2. Yeah, I do think he's on to something. It's really quite remarkable. And I agree that it is largely because it's a political issue. If it weren't it would likely be one of those issues like radio waves that everyone just accepts.

    It seems, however, that anytime a scientific issue gets attached to either a religious or political issue, it becomes a source for denialism. Age of the earth, evolution, global warming, etc. seem to have that trait.

  3. Three thoughts:
    1) Environmentalism has been a political issue for a lot longer than Al Gore has been the champion of the anthropogenic climate change crowd.
    2) Some minority of climate scientists have tried to use alarmist tactics to raise awareness of the issue. These guys tend to get disproportionate media coverage, awards from liberal-dominated organizations, and movies by former vice-presidents looking for some love. The media loves "the sky is falling" and hates error bars.
    3) Academia is, for the most part, extremely left-leaning, which either enthralls or alienates students based on their political views. Thus conservatives become more skeptical of everything their professors believed while liberals become less skeptical.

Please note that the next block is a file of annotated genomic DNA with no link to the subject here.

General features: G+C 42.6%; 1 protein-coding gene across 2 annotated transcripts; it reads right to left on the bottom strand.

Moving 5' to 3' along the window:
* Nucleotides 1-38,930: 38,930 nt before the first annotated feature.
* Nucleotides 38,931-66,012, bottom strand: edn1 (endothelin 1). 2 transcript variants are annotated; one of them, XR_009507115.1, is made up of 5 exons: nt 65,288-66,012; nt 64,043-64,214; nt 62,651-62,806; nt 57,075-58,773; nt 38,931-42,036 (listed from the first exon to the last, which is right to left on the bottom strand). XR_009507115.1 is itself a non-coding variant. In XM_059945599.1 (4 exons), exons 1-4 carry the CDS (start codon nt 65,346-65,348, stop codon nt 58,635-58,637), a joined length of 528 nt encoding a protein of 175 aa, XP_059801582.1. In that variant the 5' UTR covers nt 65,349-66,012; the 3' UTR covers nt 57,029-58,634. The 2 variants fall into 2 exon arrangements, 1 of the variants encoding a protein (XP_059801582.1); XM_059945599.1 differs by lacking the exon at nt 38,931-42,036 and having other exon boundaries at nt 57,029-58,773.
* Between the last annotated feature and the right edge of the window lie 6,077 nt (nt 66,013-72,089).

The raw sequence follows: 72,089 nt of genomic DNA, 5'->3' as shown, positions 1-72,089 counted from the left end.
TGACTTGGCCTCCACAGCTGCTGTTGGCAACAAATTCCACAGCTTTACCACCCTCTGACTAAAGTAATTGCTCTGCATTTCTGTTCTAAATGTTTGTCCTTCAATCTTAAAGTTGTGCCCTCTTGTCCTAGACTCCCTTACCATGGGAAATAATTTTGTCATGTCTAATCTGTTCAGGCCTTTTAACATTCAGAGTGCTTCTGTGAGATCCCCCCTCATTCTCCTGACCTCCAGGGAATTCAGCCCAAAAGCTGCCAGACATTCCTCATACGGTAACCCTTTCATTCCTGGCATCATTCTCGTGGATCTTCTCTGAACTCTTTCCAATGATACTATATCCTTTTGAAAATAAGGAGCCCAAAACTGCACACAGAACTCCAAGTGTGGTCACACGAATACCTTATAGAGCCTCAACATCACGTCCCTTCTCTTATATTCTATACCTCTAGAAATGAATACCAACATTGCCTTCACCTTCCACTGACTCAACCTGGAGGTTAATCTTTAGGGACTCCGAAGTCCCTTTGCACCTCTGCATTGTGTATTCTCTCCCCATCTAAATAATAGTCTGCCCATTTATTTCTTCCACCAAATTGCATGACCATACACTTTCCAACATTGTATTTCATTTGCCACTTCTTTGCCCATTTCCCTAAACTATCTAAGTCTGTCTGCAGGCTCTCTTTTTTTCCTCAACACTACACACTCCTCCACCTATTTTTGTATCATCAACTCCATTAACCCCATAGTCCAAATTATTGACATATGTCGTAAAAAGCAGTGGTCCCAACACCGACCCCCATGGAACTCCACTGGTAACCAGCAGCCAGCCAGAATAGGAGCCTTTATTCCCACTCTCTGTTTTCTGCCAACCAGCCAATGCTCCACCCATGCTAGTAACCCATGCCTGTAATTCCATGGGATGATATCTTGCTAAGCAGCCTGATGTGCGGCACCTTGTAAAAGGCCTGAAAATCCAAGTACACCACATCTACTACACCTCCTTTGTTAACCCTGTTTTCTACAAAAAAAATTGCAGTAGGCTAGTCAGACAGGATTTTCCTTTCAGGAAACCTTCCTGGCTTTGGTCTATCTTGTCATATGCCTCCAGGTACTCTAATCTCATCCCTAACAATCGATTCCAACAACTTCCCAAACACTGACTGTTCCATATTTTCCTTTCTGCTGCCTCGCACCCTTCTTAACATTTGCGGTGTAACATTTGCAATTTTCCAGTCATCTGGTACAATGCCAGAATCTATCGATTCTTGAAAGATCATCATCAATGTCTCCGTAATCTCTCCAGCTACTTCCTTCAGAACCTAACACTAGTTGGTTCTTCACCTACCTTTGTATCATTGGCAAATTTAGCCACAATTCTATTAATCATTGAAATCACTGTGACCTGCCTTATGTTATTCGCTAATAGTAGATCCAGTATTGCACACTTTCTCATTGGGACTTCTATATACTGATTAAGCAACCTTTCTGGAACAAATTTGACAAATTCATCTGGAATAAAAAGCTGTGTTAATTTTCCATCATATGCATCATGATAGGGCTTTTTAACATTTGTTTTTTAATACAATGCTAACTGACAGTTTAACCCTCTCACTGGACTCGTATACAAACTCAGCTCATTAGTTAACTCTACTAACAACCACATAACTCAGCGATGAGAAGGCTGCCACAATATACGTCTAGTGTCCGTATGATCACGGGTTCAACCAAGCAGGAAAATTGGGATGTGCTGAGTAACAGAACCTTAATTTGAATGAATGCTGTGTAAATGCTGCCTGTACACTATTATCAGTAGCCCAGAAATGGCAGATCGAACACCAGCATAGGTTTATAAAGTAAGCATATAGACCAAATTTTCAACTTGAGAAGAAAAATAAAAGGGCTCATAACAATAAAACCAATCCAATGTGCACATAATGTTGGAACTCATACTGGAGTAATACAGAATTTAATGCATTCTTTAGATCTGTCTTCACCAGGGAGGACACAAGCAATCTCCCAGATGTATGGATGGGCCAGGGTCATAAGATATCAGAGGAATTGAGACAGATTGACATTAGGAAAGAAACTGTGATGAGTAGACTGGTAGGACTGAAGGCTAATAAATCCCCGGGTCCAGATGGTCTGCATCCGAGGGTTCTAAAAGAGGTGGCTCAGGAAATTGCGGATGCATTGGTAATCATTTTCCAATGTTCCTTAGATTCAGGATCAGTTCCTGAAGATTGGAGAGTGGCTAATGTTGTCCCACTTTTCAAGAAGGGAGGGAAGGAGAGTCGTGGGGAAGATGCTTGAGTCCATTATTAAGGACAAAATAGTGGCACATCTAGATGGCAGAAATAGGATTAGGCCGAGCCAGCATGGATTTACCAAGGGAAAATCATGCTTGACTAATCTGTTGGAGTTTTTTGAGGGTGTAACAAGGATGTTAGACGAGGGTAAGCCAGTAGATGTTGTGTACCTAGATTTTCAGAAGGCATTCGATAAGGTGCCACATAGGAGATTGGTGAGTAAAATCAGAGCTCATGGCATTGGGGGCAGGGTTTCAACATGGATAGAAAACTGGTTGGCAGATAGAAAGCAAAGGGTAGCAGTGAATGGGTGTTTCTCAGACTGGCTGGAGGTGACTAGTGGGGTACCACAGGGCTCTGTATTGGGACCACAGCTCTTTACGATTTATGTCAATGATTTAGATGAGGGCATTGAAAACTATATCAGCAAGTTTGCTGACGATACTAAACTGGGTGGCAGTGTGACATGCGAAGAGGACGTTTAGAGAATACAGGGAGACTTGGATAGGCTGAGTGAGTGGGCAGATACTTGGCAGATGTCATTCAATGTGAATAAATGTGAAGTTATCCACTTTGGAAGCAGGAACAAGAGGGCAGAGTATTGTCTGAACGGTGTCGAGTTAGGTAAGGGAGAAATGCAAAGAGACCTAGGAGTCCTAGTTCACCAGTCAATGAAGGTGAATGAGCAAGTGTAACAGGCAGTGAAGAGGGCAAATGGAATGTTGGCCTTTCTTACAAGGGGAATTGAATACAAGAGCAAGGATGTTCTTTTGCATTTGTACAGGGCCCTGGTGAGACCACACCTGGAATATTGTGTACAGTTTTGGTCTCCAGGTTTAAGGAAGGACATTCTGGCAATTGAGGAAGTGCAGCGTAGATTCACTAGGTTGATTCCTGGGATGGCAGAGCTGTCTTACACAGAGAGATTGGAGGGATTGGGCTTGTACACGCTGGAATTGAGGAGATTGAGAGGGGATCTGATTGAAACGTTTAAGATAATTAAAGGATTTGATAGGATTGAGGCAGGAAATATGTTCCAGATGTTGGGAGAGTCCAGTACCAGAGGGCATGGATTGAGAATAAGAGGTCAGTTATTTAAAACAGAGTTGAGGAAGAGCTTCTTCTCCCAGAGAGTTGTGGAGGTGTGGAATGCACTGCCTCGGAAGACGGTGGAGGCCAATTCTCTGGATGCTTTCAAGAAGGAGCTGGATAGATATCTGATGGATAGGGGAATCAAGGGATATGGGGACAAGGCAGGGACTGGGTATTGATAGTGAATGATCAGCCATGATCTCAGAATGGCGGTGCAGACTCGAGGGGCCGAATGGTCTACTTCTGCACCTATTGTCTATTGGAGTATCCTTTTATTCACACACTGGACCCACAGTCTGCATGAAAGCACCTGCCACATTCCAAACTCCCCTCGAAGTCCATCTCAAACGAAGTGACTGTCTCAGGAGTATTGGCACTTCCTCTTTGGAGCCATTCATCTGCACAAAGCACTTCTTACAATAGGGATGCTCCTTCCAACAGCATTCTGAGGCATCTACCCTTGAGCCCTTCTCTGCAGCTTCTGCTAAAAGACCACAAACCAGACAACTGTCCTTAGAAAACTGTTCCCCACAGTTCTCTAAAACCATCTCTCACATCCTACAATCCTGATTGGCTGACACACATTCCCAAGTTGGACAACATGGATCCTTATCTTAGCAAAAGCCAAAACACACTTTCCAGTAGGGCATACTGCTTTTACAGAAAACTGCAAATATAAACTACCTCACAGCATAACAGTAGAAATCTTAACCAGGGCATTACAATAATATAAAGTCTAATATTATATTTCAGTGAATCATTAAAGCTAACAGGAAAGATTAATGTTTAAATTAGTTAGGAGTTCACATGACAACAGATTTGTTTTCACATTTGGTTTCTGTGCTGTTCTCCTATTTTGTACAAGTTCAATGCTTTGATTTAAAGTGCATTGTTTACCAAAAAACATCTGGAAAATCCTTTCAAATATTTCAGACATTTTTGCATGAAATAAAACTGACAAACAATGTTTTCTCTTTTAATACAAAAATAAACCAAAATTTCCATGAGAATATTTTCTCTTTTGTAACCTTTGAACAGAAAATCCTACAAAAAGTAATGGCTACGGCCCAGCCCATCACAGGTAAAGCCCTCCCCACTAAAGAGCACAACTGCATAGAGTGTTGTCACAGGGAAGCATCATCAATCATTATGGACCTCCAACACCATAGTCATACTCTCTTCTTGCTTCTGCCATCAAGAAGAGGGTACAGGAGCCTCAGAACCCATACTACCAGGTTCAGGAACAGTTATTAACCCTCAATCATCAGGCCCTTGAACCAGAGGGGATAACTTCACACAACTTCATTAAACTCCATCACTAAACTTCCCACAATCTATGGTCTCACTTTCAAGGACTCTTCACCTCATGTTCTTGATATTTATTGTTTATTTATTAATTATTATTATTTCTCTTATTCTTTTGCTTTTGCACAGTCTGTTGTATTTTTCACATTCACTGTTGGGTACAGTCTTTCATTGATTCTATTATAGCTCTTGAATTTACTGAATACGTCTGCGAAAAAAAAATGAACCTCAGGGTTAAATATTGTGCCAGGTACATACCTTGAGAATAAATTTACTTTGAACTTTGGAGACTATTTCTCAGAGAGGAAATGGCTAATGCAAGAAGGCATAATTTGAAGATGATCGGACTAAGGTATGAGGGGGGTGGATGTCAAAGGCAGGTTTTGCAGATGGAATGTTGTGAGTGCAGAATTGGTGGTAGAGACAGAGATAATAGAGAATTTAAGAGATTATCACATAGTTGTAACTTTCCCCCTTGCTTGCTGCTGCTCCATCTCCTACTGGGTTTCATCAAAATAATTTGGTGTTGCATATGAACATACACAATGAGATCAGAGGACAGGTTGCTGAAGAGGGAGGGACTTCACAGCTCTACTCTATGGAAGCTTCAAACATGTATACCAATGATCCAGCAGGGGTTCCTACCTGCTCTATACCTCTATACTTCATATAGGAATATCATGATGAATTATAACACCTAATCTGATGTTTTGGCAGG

4. What I want to know is the following. Is Gore right when he says that solving climate change will require corporate, political action? If climate change cannot be addressed by individual actions, then it will have to be a political problem at some point, right?

    Side note: the graph doesn't show what Joseph says it shows. It shows that Republicans with college degrees are more skeptical of AGW than those without. But the graph does not break things out by how much college education one has. I would not be surprised if this was very similar to Bacon's old adage about philosophy and atheism: a little philosophy inclineth a man to atheism but depth in philosophy inclineth a man to God.

  5. "a little philosophy inclineth a man to atheism but depth in philosophy inclineth a man to God."

    Very interesting quote and I agree both in what is meant by the quote and to the fact that it would be nice to see a plot of what happens when someone has more then a basic college education.

  6. May be those republican college grads went to the likes of Liberty University. They may also hold other beliefs that may be far more dangerous.

    It also points out the very weakness in applying psycholigical reality (belief) to scientific reality (debate on evidence, theoratical and experimental) and the abuse of math. Let us see, those who beat their kids, also probably don't believe in global warming, and those darn republicans beat their kids more often!

  7. I don't buy it. There was already plenty of denialism before AIT came out in 2006. Chris Mooney had already written The Republican War on Science. The noise of the right wing since Obama's election and the climategate pseudo-scandal have just made it more prominent, IMO.